Are Energy Code Upgrades Required with a Change of Occupancy?
Question: Does a change in occupancy or a change of use to an existing building subject it to comply with the Energy Efficiency Code of Chapter 13, of the Ohio Building Code (OBC) therefore requiring energy code upgrades including improvements to the building envelope?
Answer: Not necessarily. The Energy Efficiency Code of Chapter 13 of the OBC in turn references to ASHRAE 90.1 or the International Energy Conservation Code. The following code section occurs in the 2009 IECC which is referenced.
101.4.4 Change in occupancy or use.
"Spaces undergoing a change in occupancy that would result in an increase in demand for either fossil fuel or electrical energy shall comply with this code. Where the use in a space changes from one use in Table 505.5.2 to another use in Table 505.5.2, the installed lighting wattage shall comply with Section 505.5."
Basically, if the change of use results in more fossil fuel usage due to an upgraded mechanical system, or if electrical use will increase due to added power or lighting, and a new electrical panel is needed, either of these would trigger that the building would need to be brought up to code as far as energy compliance. The converse of this is also true, that is if the fossil fuels or electrical energy will not increase due to the change of occupancy, then the building is exempt from meeting the energy envelope requirements. (One can still add insulation, but it is no longer a prescribed amount for compliance.)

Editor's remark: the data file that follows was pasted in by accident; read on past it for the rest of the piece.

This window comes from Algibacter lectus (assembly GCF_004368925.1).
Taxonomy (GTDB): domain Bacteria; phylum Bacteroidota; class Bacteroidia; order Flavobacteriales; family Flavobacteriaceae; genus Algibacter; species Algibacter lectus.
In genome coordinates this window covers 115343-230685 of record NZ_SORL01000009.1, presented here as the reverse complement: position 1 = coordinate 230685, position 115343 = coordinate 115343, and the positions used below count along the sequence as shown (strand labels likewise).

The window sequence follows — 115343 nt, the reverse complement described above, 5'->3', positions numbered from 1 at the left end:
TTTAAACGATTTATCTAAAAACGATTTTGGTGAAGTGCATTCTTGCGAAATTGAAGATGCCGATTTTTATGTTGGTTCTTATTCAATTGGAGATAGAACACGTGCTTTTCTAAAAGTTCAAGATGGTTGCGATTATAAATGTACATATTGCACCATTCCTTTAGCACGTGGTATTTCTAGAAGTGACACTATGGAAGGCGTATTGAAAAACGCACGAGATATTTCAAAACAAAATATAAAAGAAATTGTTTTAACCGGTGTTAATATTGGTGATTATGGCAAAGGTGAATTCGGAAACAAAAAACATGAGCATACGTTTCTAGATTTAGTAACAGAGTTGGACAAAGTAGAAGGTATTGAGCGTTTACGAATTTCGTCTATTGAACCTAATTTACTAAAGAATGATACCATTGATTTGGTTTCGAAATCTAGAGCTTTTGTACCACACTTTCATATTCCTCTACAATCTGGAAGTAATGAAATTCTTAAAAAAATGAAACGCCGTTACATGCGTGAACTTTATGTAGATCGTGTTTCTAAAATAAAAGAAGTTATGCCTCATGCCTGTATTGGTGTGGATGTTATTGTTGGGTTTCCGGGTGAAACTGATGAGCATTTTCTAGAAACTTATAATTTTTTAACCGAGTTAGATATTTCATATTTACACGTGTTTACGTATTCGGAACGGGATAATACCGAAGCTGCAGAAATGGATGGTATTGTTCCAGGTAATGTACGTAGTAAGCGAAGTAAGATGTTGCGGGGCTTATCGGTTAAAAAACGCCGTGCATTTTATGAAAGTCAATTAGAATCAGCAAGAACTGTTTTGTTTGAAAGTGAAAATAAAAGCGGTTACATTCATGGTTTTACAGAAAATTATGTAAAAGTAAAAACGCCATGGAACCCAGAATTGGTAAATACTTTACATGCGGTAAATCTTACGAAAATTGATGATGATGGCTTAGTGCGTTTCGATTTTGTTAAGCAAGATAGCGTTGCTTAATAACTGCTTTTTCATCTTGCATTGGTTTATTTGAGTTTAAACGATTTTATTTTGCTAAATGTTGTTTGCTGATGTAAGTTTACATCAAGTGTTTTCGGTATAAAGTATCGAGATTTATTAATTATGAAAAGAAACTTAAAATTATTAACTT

Not part II of the above, this refers to a change of use per Table 505.5.2 for lighting.
You will note that if you have a previous retail space, which has a 1.5 W/SF power allowance, to which you wish to put offices within that space, at 1.0 W/SF, the new office use would need to meet the 1.0 W/SF. Thus this case would meet the exception for energy code upgrades as well.
As a final note, if you have a space that was unheated and now it is planned to be a heated, cooled or conditioned space, it needs to meet the following section:
101.4.5 Change in space conditioning
"Any non-conditioned space that is altered to become conditioned space shall be required to be brought into full compliance with this code."
Hopefully these guidelines will help you in determining when an existing building would need to comply with the present energy conservation codes.
by Jim Mitchell
Principal, Executive Vice President, Director - Civic/Community Studio
As a registered architect for over 27 years and a State of Ohio Certified Master Plans Examiner and Chief Building Official, Jim is a wealth of knowledge regarding building codes. His favorite place to eat is Polaris Grille, and his favorite movie is National Lampoon's Christmas Vacation.